Modern entrepreneurs: Aspiring people leaders or diehard developers?

Entrepreneurs are a breed apart; single-minded, passionate, innovative, often disruptive individuals characterised by their fearless attitude to risk and determination to get results.

As their start-up grows, and new people join the team, the founder faces the prospect of taking on the mantle of leader, putting their aspirations and their ability to motivate people to the test.

Some resist the change, seeing their primary role as driving the development engine and looking to a business partner with strong leadership skills to handle that side of building and running of the business.

Others, however, argue that the most successful entrepreneurs are those who are prepared to stretch themselves to take on the responsibilities of leadership.

As Doron Cohen, CEO of business payments service Covercy points out, entrepreneurs quickly realise that creating and leading the right team is essential to leading their company to success.

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He says: “This realisation informs how you act as a leader and forges a collaborative relationship with your staff. As talented as you can be on your own, without colleagues challenging your ideas and assumptions, you will not be as successful as you can be if you have the right team.”

Having got successful businesses off the ground alone, some young entrepreneurs have flourished in their role as a people motivator. Ted Nash is the 25 year-old founder of in-app advertising platform Tapdaq. Set up in 2012, the company now has 14 staff. Nash, who has been creating successful companies since the age of 12, describes his leadership style as focused on self-empowerment and collaboration.

Read more: Five next generation leader emerging from tech

He says: “I love seeing individuals grow, so to lead and motivate them to achieve more is definitely what creates the best results for them, personally and professionally. I truly believe through working together you can take each other much further. To quote a great African proverb: ‘If you want to walk fast walk alone, if you want to walk far, walk together.’”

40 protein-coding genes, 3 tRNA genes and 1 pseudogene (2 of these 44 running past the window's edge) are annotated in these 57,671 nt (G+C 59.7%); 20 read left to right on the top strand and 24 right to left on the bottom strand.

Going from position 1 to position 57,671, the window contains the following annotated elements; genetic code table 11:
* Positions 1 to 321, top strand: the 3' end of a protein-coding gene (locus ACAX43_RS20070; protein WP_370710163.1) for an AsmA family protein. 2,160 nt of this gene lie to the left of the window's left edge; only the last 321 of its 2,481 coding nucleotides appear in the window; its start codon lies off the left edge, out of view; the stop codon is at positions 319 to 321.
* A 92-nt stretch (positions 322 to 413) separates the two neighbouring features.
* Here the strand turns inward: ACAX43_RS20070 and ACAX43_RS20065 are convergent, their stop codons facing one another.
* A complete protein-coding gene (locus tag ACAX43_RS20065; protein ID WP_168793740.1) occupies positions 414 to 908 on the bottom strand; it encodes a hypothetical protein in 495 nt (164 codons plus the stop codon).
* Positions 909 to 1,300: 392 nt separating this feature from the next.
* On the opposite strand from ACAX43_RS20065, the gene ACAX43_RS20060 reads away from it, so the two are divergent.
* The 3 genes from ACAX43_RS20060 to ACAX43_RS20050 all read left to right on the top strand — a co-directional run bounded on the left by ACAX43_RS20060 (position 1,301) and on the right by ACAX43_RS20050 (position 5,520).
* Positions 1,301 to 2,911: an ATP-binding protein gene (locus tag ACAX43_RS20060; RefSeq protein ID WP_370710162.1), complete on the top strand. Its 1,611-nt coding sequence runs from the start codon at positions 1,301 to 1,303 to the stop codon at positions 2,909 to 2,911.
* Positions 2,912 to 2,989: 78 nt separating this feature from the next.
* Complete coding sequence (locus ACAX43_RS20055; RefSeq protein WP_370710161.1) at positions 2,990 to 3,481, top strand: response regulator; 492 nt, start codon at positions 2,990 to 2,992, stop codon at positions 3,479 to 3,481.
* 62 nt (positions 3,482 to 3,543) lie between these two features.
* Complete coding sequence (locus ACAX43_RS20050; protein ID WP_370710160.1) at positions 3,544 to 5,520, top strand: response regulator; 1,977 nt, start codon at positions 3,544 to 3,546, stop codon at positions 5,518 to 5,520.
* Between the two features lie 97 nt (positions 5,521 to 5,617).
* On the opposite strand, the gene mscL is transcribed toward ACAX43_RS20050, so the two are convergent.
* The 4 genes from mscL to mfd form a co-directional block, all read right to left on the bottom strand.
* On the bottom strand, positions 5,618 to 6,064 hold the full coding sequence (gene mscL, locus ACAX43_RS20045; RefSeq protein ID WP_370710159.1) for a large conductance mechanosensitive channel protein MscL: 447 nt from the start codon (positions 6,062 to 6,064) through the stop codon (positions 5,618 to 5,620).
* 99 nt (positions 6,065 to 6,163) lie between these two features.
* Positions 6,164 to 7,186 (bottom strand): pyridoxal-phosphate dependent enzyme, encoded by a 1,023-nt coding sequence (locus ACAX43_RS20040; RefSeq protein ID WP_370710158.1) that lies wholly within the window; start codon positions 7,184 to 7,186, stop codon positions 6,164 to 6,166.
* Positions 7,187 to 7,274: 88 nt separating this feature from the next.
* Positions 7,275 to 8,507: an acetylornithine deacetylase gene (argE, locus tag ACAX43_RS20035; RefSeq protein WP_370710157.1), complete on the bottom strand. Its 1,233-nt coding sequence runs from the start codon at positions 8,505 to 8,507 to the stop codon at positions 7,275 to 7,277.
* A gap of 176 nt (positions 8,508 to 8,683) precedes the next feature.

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Interestingly, while many of today’s successful entrepreneurs have been inspired by great business leaders and entrepreneurial role models, they don’t necessarily intend to emulate their leadership style.

Nash adds: “No two journeys to success are the same, and I would go as far as to say it's dangerous to try and mould to someone else's mantra. I think the best leaders evolve to build a culture that works best for the environment that enables them to succeed. That said, I have a lot of respect for leaders who have achieved monumental success in different industries, and there is a lot you can learn from other people's failures.”

Modern entrepreneurs seem to have their own ideas of what leadership means. They may not aspire to lead teams in the autocratic, heroic style of yesteryear, but their typically high levels of emotional intelligence and natural adeptness at handling interpersonal relationships fairly and with empathy, definitely mark them out as high calibre leadership material in today’s business world. They just don’t always recognise it.

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Gareth Sanders and Rhodri Carter, both 25, are cofounders of Carter Film a creator of video content that the pair started up in the Welsh Innovation Centre for Enterprise.

Gareth says: “Personally, I’m not aware of any specific strategies or terminology that would define how I would lead a team. I could only adapt methods from personal experiences in previous jobs. I’d like to think that I would be supportive by making it clear from the start that I am approachable with any issues of any magnitude. Another important element is bringing your fun side. The best way to bond with a team is by making it fun or having a laugh with them. It really helps to develop a bond and to put your team at ease and in turn it will bring out their best work.”

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Do modern entrepreneurs aspire to become leaders? Are they as attracted to the idea of motivating people as they are working on their next prototype? Some, like 19-year-old Aadil Seedat, operations director and senior manager of cloud hosting company Umbrella Host definitely are.

Sadat, who is also ambassador of the Young Entrepreneur Networking Association Manchester, where he holds free networking events for young entrepreneurs, says: “As a teenage entrepreneur my intention is to be a leader in my industry and to be at the forefront of the best of the industry competitors. I know what it takes to get there, but it is a matter of efficiency and resources.”

Next generation entrepreneurs are facing pressures and challenges on an unprecedented scale, and while they may not consciously appraise their own leadership capabilities, or even harbour ambitions to be recognised as great business leaders, they have an innate understanding that it will take a united, passionate, and highly motivated team to deliver long term business success, and making that happen takes a special kind of leader.

This is a guest blog and may not represent the views of Virgin.com. Please see virgin.com/terms for more details. Thumbnail from gettyimages.

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